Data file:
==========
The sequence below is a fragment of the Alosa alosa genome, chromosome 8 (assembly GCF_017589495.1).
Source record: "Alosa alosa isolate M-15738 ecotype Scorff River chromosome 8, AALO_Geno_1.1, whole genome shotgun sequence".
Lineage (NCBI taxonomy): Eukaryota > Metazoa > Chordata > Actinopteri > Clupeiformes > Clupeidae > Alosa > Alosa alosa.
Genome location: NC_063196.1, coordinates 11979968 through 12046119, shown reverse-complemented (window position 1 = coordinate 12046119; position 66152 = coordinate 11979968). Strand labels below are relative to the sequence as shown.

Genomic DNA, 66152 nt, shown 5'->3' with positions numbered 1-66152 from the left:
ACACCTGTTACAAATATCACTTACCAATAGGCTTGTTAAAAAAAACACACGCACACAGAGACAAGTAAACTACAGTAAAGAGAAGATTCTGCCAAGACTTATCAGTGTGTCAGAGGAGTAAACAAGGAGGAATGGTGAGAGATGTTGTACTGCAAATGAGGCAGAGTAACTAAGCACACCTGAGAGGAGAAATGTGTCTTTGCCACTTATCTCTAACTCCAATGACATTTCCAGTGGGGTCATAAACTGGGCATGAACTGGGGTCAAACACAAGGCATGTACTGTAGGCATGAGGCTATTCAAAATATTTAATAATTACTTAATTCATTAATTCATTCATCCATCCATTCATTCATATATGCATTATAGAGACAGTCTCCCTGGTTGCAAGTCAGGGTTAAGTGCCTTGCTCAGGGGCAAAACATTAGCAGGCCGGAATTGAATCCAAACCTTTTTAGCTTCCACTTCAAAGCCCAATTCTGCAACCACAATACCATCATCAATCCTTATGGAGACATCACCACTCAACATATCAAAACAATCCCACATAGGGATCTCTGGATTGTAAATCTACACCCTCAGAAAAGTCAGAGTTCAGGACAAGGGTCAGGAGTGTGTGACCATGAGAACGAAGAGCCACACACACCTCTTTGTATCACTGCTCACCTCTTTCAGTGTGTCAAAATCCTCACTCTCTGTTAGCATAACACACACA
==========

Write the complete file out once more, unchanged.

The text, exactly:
The sequence below is a fragment of the Alosa alosa genome, chromosome 8 (assembly GCF_017589495.1).
Source record: "Alosa alosa isolate M-15738 ecotype Scorff River chromosome 8, AALO_Geno_1.1, whole genome shotgun sequence".
Lineage (NCBI taxonomy): Eukaryota > Metazoa > Chordata > Actinopteri > Clupeiformes > Clupeidae > Alosa > Alosa alosa.
Genome location: NC_063196.1, coordinates 11979968 through 12046119, shown reverse-complemented (window position 1 = coordinate 12046119; position 66152 = coordinate 11979968). Strand labels below are relative to the sequence as shown.

Genomic DNA, 66152 nt, shown 5'->3' with positions numbered 1-66152 from the left:
ACACCTGTTACAAATATCACTTACCAATAGGCTTGTTAAAAAAAACACACGCACACAGAGACAAGTAAACTACAGTAAAGAGAAGATTCTGCCAAGACTTATCAGTGTGTCAGAGGAGTAAACAAGGAGGAATGGTGAGAGATGTTGTACTGCAAATGAGGCAGAGTAACTAAGCACACCTGAGAGGAGAAATGTGTCTTTGCCACTTATCTCTAACTCCAATGACATTTCCAGTGGGGTCATAAACTGGGCATGAACTGGGGTCAAACACAAGGCATGTACTGTAGGCATGAGGCTATTCAAAATATTTAATAATTACTTAATTCATTAATTCATTCATCCATCCATTCATTCATATATGCATTATAGAGACAGTCTCCCTGGTTGCAAGTCAGGGTTAAGTGCCTTGCTCAGGGGCAAAACATTAGCAGGCCGGAATTGAATCCAAACCTTTTTAGCTTCCACTTCAAAGCCCAATTCTGCAACCACAATACCATCATCAATCCTTATGGAGACATCACCACTCAACATATCAAAACAATCCCACATAGGGATCTCTGGATTGTAAATCTACACCCTCAGAAAAGTCAGAGTTCAGGACAAGGGTCAGGAGTGTGTGACCATGAGAACGAAGAGCCACACACACCTCTTTGTATCACTGCTCACCTCTTTCAGTGTGTCAAAATCCTCACTCTCTGTTAGCATAACACACACA